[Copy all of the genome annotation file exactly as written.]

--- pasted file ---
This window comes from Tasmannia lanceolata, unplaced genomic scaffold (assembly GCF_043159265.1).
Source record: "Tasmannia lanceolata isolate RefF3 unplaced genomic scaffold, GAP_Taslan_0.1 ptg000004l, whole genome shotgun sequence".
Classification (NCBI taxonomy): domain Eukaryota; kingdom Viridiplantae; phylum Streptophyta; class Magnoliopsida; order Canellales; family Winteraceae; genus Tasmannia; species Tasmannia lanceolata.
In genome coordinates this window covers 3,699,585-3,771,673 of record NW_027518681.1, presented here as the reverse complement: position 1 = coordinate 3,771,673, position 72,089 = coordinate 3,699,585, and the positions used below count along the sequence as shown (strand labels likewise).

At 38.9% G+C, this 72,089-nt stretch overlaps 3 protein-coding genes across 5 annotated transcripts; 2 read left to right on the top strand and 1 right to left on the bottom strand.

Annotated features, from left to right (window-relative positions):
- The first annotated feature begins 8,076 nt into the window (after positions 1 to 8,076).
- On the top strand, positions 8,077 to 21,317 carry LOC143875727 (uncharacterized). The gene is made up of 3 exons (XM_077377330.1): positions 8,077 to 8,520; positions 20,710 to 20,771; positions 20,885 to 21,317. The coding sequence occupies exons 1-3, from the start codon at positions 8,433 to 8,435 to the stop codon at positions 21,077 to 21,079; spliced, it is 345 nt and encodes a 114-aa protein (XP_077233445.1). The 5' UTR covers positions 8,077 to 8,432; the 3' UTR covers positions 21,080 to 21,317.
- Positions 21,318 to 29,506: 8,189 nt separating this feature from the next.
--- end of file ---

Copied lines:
This window comes from Tasmannia lanceolata, unplaced genomic scaffold (assembly GCF_043159265.1).
Source record: "Tasmannia lanceolata isolate RefF3 unplaced genomic scaffold, GAP_Taslan_0.1 ptg000004l, whole genome shotgun sequence".
Classification (NCBI taxonomy): domain Eukaryota; kingdom Viridiplantae; phylum Streptophyta; class Magnoliopsida; order Canellales; family Winteraceae; genus Tasmannia; species Tasmannia lanceolata.
In genome coordinates this window covers 3,699,585-3,771,673 of record NW_027518681.1, presented here as the reverse complement: position 1 = coordinate 3,771,673, position 72,089 = coordinate 3,699,585, and the positions used below count along the sequence as shown (strand labels likewise).

At 38.9% G+C, this 72,089-nt stretch overlaps 3 protein-coding genes across 5 annotated transcripts; 2 read left to right on the top strand and 1 right to left on the bottom strand.

Annotated features, from left to right (window-relative positions):
- The first annotated feature begins 8,076 nt into the window (after positions 1 to 8,076).
- On the top strand, positions 8,077 to 21,317 carry LOC143875727 (uncharacterized). The gene is made up of 3 exons (XM_077377330.1): positions 8,077 to 8,520; positions 20,710 to 20,771; positions 20,885 to 21,317. The coding sequence occupies exons 1-3, from the start codon at positions 8,433 to 8,435 to the stop codon at positions 21,077 to 21,079; spliced, it is 345 nt and encodes a 114-aa protein (XP_077233445.1). The 5' UTR covers positions 8,077 to 8,432; the 3' UTR covers positions 21,080 to 21,317.
- Positions 21,318 to 29,506: 8,189 nt separating this feature from the next.